This chapter centers on the actual physical-natural substances of African urban environments, but also on the imaginary – the symbolic and spiritual conceptualizations of those landscapes, as seen for instance in place-names - with Zanzibar as the featured city. Conceptually, the chapter builds from both African studies scholarship and from what was once called the ‘new’ cultural geography. It examines the cityscape physically, politically and metaphysically, arguing for the significance of spiritual cityscapes to everyday cultural understandings of urban environments as well as the generally common pattern of risk in terms of physical settings (emphasizing vulnerabilities to climate change). Emphasis on the importance of religion and spirituality in African cityscapes is not about further exoticising urbanism on the continent but instead a crucial space for using insights from African urban political ecology to speak back to UPE in other parts of the world. The Zanzibar case builds an understanding of the structures of feeling in the cityscape as manifestations of the Swahili term, fitina, meaning discord. The chapter shows that the development of a critical analysis of environmental politics requires recognition of the depths of complexity in socio-environmental conflicts such as those in Zanzibar.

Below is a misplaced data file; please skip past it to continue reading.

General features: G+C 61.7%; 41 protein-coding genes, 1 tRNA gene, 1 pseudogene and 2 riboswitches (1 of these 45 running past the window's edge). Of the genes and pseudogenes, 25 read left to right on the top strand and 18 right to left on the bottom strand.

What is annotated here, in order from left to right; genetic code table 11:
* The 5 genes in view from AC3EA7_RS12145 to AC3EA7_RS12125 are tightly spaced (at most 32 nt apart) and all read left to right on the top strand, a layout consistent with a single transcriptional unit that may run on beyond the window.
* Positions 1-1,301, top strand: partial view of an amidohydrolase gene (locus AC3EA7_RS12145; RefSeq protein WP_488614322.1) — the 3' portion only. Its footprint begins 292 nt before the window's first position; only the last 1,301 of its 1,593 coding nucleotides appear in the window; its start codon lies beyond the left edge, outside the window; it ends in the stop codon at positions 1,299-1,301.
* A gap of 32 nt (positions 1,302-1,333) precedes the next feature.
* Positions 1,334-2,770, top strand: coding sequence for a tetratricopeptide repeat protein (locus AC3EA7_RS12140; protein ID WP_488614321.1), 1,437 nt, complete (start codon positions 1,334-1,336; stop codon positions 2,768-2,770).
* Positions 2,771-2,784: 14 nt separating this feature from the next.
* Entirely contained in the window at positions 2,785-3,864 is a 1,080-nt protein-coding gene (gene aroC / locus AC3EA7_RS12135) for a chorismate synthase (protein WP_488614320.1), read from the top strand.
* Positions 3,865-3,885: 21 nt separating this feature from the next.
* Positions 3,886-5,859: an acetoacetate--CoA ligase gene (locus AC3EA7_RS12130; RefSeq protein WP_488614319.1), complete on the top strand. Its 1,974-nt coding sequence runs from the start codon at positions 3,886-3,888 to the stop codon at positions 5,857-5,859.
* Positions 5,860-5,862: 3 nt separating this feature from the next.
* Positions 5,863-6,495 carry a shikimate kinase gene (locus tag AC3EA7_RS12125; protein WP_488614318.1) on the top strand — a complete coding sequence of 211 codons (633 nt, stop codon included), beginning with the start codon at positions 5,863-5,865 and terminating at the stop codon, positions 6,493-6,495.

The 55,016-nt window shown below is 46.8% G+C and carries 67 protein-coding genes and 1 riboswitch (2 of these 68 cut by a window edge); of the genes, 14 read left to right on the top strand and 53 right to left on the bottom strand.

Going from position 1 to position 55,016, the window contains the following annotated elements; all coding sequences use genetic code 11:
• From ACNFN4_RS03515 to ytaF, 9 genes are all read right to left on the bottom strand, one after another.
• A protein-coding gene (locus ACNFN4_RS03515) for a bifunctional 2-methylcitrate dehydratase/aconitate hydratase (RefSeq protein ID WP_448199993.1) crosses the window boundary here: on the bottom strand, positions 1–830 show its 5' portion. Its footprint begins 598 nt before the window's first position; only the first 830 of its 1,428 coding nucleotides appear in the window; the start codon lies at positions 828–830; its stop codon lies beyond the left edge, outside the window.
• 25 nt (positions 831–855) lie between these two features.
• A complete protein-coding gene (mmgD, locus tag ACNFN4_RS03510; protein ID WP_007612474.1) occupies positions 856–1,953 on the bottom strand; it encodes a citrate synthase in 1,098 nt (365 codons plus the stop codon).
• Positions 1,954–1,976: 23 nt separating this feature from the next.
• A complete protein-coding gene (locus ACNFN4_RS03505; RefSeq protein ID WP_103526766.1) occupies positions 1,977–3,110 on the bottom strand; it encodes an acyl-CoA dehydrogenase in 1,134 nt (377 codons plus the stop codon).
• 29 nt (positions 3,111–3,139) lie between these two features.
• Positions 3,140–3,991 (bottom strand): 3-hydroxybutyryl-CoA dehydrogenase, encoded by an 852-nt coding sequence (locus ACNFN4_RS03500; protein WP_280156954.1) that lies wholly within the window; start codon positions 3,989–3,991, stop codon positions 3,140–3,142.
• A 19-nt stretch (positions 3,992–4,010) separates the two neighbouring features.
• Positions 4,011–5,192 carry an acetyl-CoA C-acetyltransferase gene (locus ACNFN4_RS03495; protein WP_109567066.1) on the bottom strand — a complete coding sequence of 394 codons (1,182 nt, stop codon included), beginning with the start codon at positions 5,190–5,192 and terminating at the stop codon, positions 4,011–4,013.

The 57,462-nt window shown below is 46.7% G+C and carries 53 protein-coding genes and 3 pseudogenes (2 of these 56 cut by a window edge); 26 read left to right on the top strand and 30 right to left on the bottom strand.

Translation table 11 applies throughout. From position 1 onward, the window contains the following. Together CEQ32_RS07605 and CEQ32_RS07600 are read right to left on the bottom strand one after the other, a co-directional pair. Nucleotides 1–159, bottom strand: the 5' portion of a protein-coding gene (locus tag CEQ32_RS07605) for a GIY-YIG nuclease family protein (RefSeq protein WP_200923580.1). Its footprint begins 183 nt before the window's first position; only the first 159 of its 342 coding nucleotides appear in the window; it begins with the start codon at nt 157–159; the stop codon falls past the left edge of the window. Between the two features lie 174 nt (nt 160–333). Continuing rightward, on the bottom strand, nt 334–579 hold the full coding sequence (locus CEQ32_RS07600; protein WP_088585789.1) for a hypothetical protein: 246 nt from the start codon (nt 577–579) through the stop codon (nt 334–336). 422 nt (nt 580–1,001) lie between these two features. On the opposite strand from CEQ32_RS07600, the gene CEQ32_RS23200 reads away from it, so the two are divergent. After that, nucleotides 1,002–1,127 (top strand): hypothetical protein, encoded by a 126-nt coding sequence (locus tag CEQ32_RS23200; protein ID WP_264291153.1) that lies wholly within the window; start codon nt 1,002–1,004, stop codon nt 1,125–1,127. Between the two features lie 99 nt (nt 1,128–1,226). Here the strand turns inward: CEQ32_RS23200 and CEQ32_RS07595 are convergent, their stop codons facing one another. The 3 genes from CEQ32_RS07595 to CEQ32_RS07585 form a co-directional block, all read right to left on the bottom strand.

Policy Press Scholarship Online requires a subscription or purchase to access the full text of books within the service. Public users can however freely search the site and view the abstracts and keywords for each book and chapter.
If you think you should have access to this title, please contact your librarian.
To troubleshoot, please check our FAQs, and if you can't find the answer there, please contact us.